Archive for the ‘Side Effects’ Category

Will you join me in a pledge to integrity – show both sides of a “solution”?

October 7, 2007

Portions of the below are from Hard Facts by Jeffrey Pfeffer and Robert I. Sutton:


No drug is without side effects.

Most surgical procedures have risks and even when performed perfectly may have downsides.

Physicians are ethically obligated to reveal risks and drawbacks.

Doctors are getting better at explaining risks to patients and, in the best circumstances, enabling them to join in a decision process where risks and potential problems are considered.


No management practice/program is costless and universally applicable.

All management practices and programs have strong and weak points, and even the best have costs.

That doesn’t mean companies shouldn’t implement a management practice, just that they should recognize the hazards.

Advocates of business practices rarely describe risks, problems that arise even in successful cases, or occasions when their wares are likely to be ineffective.

Admit the Flaws of your Solution

Admit the flaws and uncertainties of your “solution.”

Admit that your solution is the best you can build right now and, like all good ideas, will require constant modification as more is learned along the way.

You may make less money in the short term, but in the long term you will be seen as an honest, straight-talking person.  You will have integrity.


I make a personal pledge that for the next year whenever I make a recommendation, propose a “solution,” or give advice, I will also describe all their problems that I can think of, and I will actively seek out their problems.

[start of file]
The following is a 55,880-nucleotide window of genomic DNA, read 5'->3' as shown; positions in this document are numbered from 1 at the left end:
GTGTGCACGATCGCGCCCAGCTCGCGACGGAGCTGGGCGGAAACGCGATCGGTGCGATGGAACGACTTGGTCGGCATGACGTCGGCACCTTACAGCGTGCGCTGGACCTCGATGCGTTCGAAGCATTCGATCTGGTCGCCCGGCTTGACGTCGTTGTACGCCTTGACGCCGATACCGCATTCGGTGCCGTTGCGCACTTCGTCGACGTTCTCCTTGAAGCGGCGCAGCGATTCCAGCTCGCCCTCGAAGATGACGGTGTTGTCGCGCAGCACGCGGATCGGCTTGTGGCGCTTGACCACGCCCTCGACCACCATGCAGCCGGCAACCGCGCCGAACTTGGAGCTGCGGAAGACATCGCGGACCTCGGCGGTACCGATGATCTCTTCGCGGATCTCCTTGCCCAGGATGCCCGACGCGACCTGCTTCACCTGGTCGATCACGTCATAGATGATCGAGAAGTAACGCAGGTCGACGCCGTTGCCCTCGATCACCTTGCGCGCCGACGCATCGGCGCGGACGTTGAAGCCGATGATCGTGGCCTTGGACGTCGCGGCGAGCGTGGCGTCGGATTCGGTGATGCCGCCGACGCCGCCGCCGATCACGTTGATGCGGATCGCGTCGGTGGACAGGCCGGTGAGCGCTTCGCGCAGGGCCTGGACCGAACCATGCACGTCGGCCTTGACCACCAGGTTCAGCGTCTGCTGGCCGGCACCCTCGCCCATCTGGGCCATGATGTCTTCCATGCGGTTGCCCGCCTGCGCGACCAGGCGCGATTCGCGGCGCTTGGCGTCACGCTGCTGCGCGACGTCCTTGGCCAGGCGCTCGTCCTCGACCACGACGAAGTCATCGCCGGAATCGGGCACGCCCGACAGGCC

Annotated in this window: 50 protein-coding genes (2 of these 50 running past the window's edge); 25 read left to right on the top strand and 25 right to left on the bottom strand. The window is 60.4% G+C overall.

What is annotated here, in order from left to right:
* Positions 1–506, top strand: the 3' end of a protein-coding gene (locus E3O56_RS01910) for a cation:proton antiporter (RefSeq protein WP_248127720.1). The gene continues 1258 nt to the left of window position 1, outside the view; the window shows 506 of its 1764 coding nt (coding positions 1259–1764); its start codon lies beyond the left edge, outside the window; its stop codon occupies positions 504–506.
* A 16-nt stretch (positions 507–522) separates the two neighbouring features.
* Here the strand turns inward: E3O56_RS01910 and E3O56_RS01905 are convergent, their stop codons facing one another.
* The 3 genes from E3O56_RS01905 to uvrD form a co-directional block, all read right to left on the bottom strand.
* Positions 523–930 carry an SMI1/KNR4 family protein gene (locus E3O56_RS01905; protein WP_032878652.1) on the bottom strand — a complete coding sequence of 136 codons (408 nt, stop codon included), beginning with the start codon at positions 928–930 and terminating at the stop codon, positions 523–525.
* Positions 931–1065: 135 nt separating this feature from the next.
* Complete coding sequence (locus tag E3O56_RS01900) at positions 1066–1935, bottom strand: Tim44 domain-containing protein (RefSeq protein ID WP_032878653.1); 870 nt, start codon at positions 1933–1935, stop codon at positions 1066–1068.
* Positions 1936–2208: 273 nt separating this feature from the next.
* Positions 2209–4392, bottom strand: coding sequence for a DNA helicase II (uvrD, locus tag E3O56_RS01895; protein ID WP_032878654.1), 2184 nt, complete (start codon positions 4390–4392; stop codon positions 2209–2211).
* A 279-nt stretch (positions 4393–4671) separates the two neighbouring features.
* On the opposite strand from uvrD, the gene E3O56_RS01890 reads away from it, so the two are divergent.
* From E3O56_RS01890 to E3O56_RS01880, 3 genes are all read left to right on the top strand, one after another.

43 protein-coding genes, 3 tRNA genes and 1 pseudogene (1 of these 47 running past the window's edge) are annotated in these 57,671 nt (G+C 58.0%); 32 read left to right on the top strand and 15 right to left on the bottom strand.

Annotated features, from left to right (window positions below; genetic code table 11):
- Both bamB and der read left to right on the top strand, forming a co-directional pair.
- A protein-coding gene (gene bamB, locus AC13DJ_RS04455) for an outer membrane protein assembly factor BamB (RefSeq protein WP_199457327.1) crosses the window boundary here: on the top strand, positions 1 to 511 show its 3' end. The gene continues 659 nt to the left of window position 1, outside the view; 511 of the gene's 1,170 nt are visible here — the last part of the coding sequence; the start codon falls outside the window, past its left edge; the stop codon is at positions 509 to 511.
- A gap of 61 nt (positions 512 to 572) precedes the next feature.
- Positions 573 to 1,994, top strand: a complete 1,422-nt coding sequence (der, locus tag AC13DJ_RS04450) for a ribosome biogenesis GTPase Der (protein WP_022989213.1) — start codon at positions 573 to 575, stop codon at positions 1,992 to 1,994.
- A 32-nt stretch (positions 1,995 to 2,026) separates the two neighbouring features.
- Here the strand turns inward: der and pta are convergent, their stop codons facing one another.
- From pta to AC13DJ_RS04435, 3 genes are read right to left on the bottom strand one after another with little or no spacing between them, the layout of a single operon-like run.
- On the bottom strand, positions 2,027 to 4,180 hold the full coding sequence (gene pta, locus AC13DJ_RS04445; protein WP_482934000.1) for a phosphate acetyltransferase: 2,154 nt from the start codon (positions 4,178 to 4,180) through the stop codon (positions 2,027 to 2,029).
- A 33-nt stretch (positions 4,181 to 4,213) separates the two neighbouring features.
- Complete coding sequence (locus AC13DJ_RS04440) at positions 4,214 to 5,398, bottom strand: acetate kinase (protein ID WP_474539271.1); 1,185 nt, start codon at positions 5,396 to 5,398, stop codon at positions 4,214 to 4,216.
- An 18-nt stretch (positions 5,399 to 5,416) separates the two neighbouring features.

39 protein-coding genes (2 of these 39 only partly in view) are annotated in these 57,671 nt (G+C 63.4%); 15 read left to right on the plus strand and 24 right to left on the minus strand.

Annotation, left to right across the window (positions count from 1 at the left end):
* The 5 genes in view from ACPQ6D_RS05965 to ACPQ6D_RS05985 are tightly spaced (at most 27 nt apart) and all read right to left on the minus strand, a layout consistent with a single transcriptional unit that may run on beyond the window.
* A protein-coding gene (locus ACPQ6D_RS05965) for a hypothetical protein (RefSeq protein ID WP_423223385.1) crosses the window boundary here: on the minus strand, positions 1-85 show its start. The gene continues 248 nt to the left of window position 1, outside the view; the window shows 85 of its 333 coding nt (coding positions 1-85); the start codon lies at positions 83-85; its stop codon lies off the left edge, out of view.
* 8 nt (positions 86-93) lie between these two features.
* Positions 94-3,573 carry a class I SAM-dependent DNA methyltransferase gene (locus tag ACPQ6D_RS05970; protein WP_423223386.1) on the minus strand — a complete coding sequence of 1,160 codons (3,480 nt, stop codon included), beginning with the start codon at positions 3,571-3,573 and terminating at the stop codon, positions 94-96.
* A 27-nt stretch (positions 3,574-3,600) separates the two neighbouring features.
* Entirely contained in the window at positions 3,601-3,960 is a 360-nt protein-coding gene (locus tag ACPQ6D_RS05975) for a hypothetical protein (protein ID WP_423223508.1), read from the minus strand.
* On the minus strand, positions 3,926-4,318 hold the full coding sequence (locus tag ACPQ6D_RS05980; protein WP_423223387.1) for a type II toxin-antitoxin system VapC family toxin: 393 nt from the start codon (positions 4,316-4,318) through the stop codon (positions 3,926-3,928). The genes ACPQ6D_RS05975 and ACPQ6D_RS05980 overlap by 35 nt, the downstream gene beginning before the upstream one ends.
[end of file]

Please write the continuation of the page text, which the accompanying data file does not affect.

Will you join me in making this pledge?

The “eye candy” effect

September 2, 2007

Fascinating information from the book unSpun:

The Eye Candy Effect: pictures tend to overpower spoken words.

Propagandists know that when words say one thing and pictures say another, it’s the pictures that count.

Drug companies have become particularly adept at showing us smiling faces and flowery pictures while the narrator recites material they hope we won’t notice, such as those lists of unpleasant and even debilitating or dangerous possible side effects.

For example, there was a TV ad for the anti-depressant drug Praxil CR.  In the ad it showed an attractive young woman walking her dog in a park , chatting with friends, smiling, obviously free of depression. Meanwhile, an announcer was saying, “Side effects may include nausea, sweating, sexual side effects, weakness, insomnia, or sleepiness.” Viewers weren’t seeing any of the undesirable possible side effects they were being told about, and as a result, many of them probably weren’t actually hearing the words or taking them into account.

When the words and the pictures differ, what we see tends to override what we hear. It’s just the way human beings are wired.

unSpun finding facts in a world of disinformation by Brooks Jackson and Kathleen Hall Jamieson